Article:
If at the end of the day you really couldn’t give a crap about either the performers or your fellow patrons, think of yourself instead. You’re really doing yourself no favours by using a flash. Have you even seen a stage with the house lights up? It looks like crap: dusty floors, ropes, wires, plywood backdrops… there’s a reason why the house lights go down during a performance. Using a flash is going to illuminate all that unsightly garbage and ruin your photos. And with most theatrical productions the lighting is plenty bright enough without having to resort to using a flash and your shots will look ten times better. Get yourself a nice fast and cheap 50mm and learn to use your camera. The shots in this post where taken using nothing but the stage lighting; ISO 1600, f1.8 and I was getting roughly 1/250th to 1/320th shutter speed, plenty fast enough to freeze the action. Granted a kit lens probably won’t cut it in this situation, but a fast 50mm is cheap and not having the right gear or skills to take a shot is no excuse for annoying the other patrons and blinding the performers.

I know that 99% of the time there’s no malice in this kind of behavior, most people just don’t think about how their flashes affect others. Some of the blame does spill onto the venues. The way things are with everyone having at least a phone and digital camera with them at events, you really do need clearly marked signs indicating where you can and can’t use flash photography. There’s many events where I’ve come to accept that people will be flashing away the whole time, but there’s definitely a time and place for that.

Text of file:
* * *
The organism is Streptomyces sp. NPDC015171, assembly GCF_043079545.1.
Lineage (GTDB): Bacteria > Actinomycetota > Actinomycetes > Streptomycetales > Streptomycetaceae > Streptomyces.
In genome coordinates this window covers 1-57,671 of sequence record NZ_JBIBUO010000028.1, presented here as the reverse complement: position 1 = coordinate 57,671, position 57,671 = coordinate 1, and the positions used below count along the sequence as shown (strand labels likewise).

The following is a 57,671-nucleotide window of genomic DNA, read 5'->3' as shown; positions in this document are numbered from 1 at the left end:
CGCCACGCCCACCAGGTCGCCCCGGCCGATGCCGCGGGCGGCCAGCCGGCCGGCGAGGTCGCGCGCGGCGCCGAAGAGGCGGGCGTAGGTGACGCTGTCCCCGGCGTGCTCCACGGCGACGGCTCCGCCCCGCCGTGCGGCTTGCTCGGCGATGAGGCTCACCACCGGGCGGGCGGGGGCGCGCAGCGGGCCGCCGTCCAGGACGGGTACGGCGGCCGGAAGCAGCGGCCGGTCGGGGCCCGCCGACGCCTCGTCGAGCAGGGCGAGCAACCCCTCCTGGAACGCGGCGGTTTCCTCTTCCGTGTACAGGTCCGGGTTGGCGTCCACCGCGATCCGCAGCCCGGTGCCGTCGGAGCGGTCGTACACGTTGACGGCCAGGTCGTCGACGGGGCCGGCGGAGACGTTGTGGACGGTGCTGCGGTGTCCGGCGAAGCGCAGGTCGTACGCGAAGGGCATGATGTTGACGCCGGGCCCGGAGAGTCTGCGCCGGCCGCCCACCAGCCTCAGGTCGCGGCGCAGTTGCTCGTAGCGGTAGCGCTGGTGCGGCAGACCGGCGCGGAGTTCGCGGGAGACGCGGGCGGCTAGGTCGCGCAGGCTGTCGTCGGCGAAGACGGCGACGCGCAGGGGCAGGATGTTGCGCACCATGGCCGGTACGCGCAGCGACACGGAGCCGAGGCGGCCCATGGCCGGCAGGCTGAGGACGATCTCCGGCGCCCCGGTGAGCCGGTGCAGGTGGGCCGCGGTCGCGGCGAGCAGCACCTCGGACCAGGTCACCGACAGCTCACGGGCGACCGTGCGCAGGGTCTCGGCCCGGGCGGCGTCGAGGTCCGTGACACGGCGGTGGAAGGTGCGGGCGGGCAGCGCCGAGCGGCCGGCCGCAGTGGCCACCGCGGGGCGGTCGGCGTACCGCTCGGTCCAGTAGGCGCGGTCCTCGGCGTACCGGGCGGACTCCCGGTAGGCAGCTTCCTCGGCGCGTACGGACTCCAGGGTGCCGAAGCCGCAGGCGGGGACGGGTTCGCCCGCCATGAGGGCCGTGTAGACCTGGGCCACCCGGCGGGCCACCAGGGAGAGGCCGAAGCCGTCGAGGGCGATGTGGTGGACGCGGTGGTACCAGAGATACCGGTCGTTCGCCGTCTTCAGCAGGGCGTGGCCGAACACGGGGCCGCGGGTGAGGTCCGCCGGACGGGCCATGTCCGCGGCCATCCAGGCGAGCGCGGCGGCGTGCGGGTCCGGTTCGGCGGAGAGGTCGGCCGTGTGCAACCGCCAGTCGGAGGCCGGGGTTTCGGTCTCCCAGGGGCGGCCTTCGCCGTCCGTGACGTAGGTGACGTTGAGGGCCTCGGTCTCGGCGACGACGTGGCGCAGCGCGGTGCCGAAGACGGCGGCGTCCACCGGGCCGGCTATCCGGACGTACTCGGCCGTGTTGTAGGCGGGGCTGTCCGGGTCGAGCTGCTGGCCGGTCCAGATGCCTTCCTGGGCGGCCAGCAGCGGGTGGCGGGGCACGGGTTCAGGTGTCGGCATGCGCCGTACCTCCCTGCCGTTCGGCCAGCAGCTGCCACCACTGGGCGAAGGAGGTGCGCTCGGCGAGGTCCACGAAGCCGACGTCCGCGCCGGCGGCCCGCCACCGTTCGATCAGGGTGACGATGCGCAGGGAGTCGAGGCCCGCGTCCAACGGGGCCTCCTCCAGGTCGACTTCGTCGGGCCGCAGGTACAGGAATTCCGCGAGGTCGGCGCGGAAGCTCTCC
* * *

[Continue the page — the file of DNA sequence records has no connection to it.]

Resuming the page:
OK, rant over. Just remember, when in doubt, use your head. Put yourself in the shoes of the performers and those around you. Learn to use your camera and have the proper gear. Above all else, remember that sometimes it’s ok to put the camera down and just enjoy a performance once in a while!

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  • http://jbhildebrand.com Jesse Hildebrand

    I was kind of worried posting about this, I’ve always been a strong advocate for the rights of photographers and media to take pictures wherever legally allowed, of all things watching Spiderman while doing some editing made it sink home for me. “With great power, comes great responsibility”… cheesy, corny, cliche… I know, but it’s true. As photographers we have an amazing power, we can freeze time and preserve a fraction of a second forever, and at least in North America, we have the right to do that in any public venue we want. That’s a remarkable amount of freedom and power, when you consider what kind of restrictions are placed on photography in many countries.